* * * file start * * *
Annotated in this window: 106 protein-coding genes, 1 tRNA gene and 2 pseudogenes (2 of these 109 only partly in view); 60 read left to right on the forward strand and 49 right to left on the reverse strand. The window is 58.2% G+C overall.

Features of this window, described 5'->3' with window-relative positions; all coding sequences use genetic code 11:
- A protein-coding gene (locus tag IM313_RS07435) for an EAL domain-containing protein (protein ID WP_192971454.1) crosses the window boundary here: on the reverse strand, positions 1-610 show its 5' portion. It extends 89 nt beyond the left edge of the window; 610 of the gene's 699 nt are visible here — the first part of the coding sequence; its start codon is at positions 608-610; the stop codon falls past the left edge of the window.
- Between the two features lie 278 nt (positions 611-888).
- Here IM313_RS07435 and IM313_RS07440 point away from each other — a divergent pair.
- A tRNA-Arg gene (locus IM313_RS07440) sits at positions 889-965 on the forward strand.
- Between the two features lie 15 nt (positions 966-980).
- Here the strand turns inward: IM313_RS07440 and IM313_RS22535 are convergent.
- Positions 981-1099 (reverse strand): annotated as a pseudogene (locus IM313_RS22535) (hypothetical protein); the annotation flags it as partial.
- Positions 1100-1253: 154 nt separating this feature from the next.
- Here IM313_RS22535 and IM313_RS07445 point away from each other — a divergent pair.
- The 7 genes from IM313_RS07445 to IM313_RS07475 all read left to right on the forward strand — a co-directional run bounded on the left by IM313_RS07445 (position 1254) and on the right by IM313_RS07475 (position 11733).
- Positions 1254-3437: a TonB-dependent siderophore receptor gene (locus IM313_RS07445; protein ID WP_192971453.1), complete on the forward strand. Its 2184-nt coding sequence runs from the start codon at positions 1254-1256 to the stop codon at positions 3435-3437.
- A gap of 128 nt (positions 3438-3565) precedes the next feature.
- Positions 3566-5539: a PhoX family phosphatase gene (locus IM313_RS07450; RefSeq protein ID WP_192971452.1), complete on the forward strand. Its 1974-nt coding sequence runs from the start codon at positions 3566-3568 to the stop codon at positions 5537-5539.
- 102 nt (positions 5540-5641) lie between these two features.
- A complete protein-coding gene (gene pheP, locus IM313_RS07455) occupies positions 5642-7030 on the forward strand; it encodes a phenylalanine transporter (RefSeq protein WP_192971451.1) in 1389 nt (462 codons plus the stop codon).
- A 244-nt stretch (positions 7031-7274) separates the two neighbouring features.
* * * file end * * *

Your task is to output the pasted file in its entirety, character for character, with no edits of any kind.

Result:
Annotated in this window: 106 protein-coding genes, 1 tRNA gene and 2 pseudogenes (2 of these 109 only partly in view); 60 read left to right on the forward strand and 49 right to left on the reverse strand. The window is 58.2% G+C overall.

Features of this window, described 5'->3' with window-relative positions; all coding sequences use genetic code 11:
- A protein-coding gene (locus tag IM313_RS07435) for an EAL domain-containing protein (protein ID WP_192971454.1) crosses the window boundary here: on the reverse strand, positions 1-610 show its 5' portion. It extends 89 nt beyond the left edge of the window; 610 of the gene's 699 nt are visible here — the first part of the coding sequence; its start codon is at positions 608-610; the stop codon falls past the left edge of the window.
- Between the two features lie 278 nt (positions 611-888).
- Here IM313_RS07435 and IM313_RS07440 point away from each other — a divergent pair.
- A tRNA-Arg gene (locus IM313_RS07440) sits at positions 889-965 on the forward strand.
- Between the two features lie 15 nt (positions 966-980).
- Here the strand turns inward: IM313_RS07440 and IM313_RS22535 are convergent.
- Positions 981-1099 (reverse strand): annotated as a pseudogene (locus IM313_RS22535) (hypothetical protein); the annotation flags it as partial.
- Positions 1100-1253: 154 nt separating this feature from the next.
- Here IM313_RS22535 and IM313_RS07445 point away from each other — a divergent pair.
- The 7 genes from IM313_RS07445 to IM313_RS07475 all read left to right on the forward strand — a co-directional run bounded on the left by IM313_RS07445 (position 1254) and on the right by IM313_RS07475 (position 11733).
- Positions 1254-3437: a TonB-dependent siderophore receptor gene (locus IM313_RS07445; protein ID WP_192971453.1), complete on the forward strand. Its 2184-nt coding sequence runs from the start codon at positions 1254-1256 to the stop codon at positions 3435-3437.
- A gap of 128 nt (positions 3438-3565) precedes the next feature.
- Positions 3566-5539: a PhoX family phosphatase gene (locus IM313_RS07450; RefSeq protein ID WP_192971452.1), complete on the forward strand. Its 1974-nt coding sequence runs from the start codon at positions 3566-3568 to the stop codon at positions 5537-5539.
- 102 nt (positions 5540-5641) lie between these two features.
- A complete protein-coding gene (gene pheP, locus IM313_RS07455) occupies positions 5642-7030 on the forward strand; it encodes a phenylalanine transporter (RefSeq protein WP_192971451.1) in 1389 nt (462 codons plus the stop codon).
- A 244-nt stretch (positions 7031-7274) separates the two neighbouring features.